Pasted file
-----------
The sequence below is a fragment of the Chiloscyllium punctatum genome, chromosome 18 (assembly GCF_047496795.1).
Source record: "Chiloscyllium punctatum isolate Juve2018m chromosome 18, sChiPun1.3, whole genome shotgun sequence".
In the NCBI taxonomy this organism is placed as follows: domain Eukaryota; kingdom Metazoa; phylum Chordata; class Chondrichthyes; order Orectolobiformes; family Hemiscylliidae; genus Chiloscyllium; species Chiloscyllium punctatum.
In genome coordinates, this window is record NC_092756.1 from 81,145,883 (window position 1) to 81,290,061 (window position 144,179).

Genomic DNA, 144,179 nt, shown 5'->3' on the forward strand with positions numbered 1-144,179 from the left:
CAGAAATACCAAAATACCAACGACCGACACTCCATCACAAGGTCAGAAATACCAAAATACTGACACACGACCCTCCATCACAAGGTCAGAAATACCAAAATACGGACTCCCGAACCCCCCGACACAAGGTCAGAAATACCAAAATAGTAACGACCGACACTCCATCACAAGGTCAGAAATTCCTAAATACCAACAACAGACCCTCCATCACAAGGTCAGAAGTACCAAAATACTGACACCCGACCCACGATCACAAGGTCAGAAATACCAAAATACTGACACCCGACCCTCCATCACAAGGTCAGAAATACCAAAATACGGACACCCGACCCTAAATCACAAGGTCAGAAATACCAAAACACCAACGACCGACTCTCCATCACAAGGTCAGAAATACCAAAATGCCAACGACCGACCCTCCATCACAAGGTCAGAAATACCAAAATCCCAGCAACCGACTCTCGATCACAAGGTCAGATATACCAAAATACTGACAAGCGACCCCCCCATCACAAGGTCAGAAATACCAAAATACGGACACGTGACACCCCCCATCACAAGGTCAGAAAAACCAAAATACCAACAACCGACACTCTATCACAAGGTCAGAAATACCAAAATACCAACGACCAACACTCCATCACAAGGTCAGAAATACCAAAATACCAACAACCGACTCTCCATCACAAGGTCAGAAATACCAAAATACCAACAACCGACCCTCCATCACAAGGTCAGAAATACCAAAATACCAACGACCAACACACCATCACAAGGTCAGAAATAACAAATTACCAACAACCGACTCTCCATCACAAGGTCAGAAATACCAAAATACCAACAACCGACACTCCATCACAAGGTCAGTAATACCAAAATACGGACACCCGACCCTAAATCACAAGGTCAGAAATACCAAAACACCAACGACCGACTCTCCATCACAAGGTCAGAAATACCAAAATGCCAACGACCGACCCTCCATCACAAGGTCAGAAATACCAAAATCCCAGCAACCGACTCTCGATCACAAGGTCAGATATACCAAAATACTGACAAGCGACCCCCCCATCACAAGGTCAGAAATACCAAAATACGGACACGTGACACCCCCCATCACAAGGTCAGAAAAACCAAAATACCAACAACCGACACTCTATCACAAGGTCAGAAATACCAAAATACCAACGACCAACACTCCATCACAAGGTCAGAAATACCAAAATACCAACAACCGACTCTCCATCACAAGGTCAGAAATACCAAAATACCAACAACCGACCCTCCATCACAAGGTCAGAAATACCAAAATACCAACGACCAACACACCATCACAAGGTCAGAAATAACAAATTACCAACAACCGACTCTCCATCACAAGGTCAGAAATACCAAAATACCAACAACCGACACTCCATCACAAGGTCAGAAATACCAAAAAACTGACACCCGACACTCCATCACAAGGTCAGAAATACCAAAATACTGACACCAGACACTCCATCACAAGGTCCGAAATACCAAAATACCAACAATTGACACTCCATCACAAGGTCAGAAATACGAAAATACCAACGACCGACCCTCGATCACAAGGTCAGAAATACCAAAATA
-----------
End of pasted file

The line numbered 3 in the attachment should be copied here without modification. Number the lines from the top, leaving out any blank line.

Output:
In the NCBI taxonomy this organism is placed as follows: domain Eukaryota; kingdom Metazoa; phylum Chordata; class Chondrichthyes; order Orectolobiformes; family Hemiscylliidae; genus Chiloscyllium; species Chiloscyllium punctatum.